China Rebuffs Trump Threat To Take Steps To Win Trade Edge

China pushed back against President-elect Donald Trump's threat to use sanctions to win back a competitive trade advantage for the US.

(AP Photo/Ng Han Guan)
(AP Photo/Ng Han Guan)

China pushed back Wednesday against President-elect Donald Trump's threat to use sanctions to win back a competitive trade advantage for the United States.

On the campaign trail, Trump had threatened to slap 45 percent tariffs on Chinese products and to label China a "currency manipulator." But Zhang Xiangchen, China's deputy trade representative, warned that Trump will find he is bound by the rules of the World Trade Organization, which restrain countries from imposing sanctions without making a persuasive case for them. China can challenge any sanctions at the WTO.

Speaking at the end of annual U.S.-China trade talks, Zhang also disputed the idea that China keeps its currency artificially low to give its exporters a price advantage. Many economists agree that China no longer manipulates its currency, the yuan.

At the meeting, the United States and China agreed to continue working on vexing issues such as China's overproduction of steel. U.S. Trade Rep. Michael Froman stressed the importance of keeping the commercial relationship with China "on as even a keel as possible."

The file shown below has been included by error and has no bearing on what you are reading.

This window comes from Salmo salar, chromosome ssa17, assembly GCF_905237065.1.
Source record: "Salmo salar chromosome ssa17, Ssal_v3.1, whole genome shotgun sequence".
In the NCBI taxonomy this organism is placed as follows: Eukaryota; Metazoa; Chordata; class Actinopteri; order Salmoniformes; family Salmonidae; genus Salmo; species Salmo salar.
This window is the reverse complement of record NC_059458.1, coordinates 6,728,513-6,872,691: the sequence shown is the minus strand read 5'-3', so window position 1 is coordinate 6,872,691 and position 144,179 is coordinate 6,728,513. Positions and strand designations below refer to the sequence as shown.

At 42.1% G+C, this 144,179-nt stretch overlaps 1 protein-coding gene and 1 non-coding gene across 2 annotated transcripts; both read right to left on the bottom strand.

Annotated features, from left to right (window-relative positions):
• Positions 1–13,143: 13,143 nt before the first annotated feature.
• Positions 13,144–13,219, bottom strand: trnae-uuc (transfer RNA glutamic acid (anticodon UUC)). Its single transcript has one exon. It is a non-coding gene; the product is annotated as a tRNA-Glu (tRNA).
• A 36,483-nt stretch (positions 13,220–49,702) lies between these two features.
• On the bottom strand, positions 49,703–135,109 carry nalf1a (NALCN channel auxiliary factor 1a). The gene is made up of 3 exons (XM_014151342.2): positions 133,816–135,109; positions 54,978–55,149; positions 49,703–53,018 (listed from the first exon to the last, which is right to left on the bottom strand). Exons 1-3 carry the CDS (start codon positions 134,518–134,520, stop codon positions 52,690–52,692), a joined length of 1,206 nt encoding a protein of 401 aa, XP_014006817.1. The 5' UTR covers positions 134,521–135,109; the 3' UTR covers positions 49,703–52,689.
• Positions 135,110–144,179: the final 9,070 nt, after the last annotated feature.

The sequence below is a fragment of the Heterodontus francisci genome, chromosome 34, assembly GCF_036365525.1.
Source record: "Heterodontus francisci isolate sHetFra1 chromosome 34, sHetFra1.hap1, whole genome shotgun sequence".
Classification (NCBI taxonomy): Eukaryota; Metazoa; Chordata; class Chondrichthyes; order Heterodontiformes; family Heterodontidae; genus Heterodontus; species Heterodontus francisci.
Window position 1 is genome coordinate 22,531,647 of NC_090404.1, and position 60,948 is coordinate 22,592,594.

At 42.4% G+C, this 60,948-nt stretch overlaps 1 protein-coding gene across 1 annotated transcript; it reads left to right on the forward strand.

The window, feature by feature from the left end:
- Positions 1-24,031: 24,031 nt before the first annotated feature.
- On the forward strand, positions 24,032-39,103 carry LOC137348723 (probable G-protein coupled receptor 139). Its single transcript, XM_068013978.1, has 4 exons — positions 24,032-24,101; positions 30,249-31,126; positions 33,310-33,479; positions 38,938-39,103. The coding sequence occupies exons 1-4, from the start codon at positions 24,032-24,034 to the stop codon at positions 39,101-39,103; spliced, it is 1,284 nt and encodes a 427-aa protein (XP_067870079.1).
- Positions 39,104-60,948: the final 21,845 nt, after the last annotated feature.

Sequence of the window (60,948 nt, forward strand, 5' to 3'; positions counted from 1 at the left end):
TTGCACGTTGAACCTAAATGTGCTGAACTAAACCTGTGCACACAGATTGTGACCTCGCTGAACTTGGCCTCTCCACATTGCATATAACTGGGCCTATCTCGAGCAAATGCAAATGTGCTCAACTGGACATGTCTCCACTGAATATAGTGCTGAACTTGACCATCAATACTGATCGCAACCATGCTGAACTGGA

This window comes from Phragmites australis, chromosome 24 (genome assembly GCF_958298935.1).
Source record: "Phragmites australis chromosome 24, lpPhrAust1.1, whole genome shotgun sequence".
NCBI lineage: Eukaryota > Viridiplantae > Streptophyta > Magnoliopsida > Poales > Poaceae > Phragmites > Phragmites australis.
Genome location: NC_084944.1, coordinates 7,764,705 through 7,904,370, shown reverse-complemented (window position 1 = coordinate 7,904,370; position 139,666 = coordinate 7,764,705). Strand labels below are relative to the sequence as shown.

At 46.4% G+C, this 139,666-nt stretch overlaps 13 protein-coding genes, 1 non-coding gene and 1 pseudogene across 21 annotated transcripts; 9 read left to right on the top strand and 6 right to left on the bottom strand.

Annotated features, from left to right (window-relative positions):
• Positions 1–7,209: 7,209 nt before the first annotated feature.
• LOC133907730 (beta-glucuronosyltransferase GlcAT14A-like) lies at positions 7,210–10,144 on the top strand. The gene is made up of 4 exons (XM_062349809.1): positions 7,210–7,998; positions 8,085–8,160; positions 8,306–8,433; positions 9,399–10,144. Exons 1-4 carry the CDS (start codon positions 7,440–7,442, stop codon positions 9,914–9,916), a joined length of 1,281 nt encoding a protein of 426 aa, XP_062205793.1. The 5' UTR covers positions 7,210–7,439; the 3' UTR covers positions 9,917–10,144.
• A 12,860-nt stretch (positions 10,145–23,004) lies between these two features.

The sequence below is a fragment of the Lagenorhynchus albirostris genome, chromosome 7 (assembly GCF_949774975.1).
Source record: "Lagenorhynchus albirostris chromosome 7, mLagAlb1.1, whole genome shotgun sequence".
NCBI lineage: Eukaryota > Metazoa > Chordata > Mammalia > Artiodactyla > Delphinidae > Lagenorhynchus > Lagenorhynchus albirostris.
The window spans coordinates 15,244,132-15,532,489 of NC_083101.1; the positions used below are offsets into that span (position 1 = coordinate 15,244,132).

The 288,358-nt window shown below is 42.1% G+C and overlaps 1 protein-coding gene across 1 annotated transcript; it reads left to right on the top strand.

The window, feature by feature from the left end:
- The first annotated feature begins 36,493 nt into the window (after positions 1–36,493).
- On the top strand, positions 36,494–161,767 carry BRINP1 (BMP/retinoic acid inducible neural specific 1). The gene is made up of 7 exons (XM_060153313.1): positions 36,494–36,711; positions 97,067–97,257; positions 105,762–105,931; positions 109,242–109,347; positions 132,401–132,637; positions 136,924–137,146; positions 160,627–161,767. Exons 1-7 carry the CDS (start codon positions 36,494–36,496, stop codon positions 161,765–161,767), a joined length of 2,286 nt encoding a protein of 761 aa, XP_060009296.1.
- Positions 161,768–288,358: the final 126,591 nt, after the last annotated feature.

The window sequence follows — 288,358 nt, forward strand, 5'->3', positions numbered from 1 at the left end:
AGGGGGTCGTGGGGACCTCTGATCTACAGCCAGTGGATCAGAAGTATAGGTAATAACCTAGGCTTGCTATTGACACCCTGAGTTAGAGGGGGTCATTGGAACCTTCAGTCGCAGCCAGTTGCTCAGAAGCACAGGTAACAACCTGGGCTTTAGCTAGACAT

(AP Photo/Ng Han Guan)(AP Photo/Ng Han Guan)

But the talks were overshadowed by the prospect of a new administration that vows to take a more aggressive stance toward Chinese trade practices, which, Trump has charged, have wiped out U.S. jobs. He has pointed to the gaping U.S. trade gap with China — $334 billion last year — as a key factor in destroying those jobs.

The trade gap is the amount by which the value of Chinese products imported to the United States exceeds the value of what the United States exports to China.

The United States and China sold each other $598 billion in goods last year, ahead of the $576 billion the U.S. exchanged with No. 2 Canada.

China is undergoing a difficult transition from economic dependence on exports and investments in real estate and factories to slower growth built around spending by its own consumers. U.S. officials have encouraged the shift, saying it would open opportunities for American companies, especially in services such as banking and law.

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